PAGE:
Busy IPv4 trading continued through Q3 2016 with evidence of larger blocks starting to reappear in the marketplace. The global market continues to accelerate.
IPv4 market activity continues in earnest. As of the end of Q3 2016, the number of 8.3 transactions within the ARIN region has more than doubled compared to the number of transactions in all of 2015. As demonstrated in the chart below, the number of transactions is in inverse proportion to the volume of IPv4 addresses transferred, which is close to 13 million compared with almost double that transferred by this same time last year.
Last year the bulk of numbers transferred was due to a small number of high-volume transactions involving a handful of buyers. We’re seeing the same in 2016; however, unlike in 2015, most of that activity has occurred in the latter half of the year with a few larger blocks starting to make their way into the market.
The global market is also picking up pace. The number of inter-RIR transfers has already doubled, with a total of 71 inter-RIR transactions through Q3 2016 compared to 36 inter-RIR transactions in all of 2015. This growth is due mostly to RIPE NCC Inter-RIR transactions, which were not permitted until September 2015. In addition, the APNIC market has been fairly active.
There has been significant movement in pricing of /16s and larger blocks. At this time last year, /16s were selling at around $6.00 - $6.50 per number and large blocks were starting to creep toward $6 after hovering at the low $4 range. Due to increased demand and less easily available supply, prices are converging around $9- $10/number with the suggestion of higher prices to come.
Worldwide global native IPv6 connectivity hit 14% on October 1 with weekday connectivity in the 11-12% range. In our mid-year report we indicated that 15% deployment by year-end was a more likely outcome than our 2015 Annual IPv4 Market Report prediction. That’s looking to be the case – although that number might hit close to 16%.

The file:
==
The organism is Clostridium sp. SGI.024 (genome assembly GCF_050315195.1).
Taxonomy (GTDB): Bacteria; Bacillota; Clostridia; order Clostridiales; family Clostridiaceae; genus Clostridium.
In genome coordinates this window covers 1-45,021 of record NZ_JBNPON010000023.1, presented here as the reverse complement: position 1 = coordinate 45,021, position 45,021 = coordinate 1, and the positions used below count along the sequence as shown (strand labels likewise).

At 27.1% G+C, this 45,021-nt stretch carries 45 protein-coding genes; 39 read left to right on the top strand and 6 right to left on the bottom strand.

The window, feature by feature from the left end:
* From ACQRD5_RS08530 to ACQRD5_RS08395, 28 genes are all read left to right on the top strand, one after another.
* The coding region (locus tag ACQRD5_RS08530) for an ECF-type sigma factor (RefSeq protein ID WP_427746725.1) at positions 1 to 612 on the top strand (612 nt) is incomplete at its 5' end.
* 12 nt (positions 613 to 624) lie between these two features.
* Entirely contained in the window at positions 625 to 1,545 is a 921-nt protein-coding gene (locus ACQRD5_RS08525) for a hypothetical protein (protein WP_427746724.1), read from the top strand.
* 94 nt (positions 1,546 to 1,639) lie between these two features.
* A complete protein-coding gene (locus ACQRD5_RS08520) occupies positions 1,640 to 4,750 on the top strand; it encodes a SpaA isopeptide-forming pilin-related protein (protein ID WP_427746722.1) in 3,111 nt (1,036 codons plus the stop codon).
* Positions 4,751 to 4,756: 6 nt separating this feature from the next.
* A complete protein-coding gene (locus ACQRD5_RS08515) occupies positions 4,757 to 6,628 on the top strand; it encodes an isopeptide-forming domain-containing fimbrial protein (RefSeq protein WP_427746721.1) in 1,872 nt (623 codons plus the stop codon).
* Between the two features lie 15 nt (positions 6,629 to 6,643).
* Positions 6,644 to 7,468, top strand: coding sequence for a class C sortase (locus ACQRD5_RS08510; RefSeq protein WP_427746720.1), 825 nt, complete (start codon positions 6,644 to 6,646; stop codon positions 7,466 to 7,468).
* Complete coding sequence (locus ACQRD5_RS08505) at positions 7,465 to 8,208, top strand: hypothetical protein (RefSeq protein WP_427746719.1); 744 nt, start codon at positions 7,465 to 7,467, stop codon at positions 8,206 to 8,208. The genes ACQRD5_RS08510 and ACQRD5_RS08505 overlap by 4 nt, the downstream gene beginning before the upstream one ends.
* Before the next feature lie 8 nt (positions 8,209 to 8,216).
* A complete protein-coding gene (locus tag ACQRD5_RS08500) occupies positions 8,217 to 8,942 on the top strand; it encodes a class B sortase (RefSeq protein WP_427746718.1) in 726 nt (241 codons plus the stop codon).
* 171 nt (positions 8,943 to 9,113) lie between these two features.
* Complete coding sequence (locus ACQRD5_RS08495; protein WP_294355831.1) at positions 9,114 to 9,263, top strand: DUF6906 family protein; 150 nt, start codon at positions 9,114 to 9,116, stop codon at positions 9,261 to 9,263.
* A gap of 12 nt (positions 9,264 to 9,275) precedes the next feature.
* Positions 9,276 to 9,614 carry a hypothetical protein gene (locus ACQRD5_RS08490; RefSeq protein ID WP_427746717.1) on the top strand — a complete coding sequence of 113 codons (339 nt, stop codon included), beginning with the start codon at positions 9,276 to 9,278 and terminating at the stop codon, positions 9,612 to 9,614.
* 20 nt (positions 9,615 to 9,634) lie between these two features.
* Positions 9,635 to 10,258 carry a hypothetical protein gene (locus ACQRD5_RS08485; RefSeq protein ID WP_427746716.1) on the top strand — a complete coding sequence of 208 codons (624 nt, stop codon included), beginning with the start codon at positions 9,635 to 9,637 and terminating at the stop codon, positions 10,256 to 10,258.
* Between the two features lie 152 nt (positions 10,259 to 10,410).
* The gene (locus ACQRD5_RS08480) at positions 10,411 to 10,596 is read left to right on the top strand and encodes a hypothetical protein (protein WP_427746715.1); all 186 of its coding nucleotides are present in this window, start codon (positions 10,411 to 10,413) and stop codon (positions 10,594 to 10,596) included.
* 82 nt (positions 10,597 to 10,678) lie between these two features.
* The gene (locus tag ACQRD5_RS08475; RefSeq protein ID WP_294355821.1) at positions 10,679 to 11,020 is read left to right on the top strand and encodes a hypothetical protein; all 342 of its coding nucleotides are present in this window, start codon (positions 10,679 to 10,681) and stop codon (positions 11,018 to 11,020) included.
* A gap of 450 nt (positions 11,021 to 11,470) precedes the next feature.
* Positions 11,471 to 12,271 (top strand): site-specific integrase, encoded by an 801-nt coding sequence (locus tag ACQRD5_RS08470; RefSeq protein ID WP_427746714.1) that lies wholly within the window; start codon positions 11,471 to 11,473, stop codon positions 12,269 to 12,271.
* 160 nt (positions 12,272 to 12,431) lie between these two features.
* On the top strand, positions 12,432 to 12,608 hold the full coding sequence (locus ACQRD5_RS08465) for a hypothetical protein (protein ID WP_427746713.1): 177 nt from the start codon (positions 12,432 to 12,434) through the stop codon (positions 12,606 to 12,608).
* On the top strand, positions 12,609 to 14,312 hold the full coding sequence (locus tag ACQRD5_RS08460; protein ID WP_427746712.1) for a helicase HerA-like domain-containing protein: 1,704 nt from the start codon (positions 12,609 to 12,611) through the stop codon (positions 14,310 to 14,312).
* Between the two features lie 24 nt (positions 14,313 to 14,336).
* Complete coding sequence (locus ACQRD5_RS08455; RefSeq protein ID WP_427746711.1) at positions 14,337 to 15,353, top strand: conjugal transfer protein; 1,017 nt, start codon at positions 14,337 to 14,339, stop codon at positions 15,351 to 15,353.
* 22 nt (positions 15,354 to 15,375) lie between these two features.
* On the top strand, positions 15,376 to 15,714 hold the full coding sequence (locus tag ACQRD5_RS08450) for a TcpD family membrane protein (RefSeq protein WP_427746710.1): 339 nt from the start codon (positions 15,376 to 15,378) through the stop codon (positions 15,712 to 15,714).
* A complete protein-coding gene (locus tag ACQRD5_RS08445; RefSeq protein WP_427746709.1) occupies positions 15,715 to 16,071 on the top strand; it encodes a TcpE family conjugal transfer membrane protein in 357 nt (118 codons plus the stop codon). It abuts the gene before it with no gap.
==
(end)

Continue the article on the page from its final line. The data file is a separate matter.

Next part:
We’ve now added 3 more countries to the “5% club” for IPv6 deployment – Australia, India, and most recently, Austria. There’s a good chance we’ll be adding Hungary, Saudi Arabia, South Korea, Vietnam and Zimbabwe (the first African nation) by the close of 2016. In terms of our existing club members, progress is a bit all over the map. Most are making slow but steady progress. A few others haven’t moved the needle much at all in the last few months. Even the U.S. appears a bit sluggish, hovering in the 28%-29% range all quarter. The Vyncke analysis continues to project that IPv6-enabled browsers will hit 50% deployment in August 2021. The Alexa top 1000 websites reachable over IPv6 climbed another 1% over last quarter, finally hitting 20% on October 12.
This time last year, the trade press was going wild over ARIN’s dwindling free pool supply. This year things are much quieter. Most articles address the challenges and benefits of IPv6 deployment. Of note, Geoff Huston’s report examining IPv6 performance finds connection failure is still a challenge for IPv6. An analysis of the commercial aspects of IPv6 adoption by a RIPE technical advisor continues to support a strong business case for IPv4. The NTIA issued a request for comment on the costs, benefits and challenges of IPv6 in order to help guide future efforts on IPv6 promotion. Two days earlier, NTIA announced that it would (finally) let the IANA functions contract expire as of October 1, thus completing the process of transferring the IANA functions to the Internet multistakeholder communities.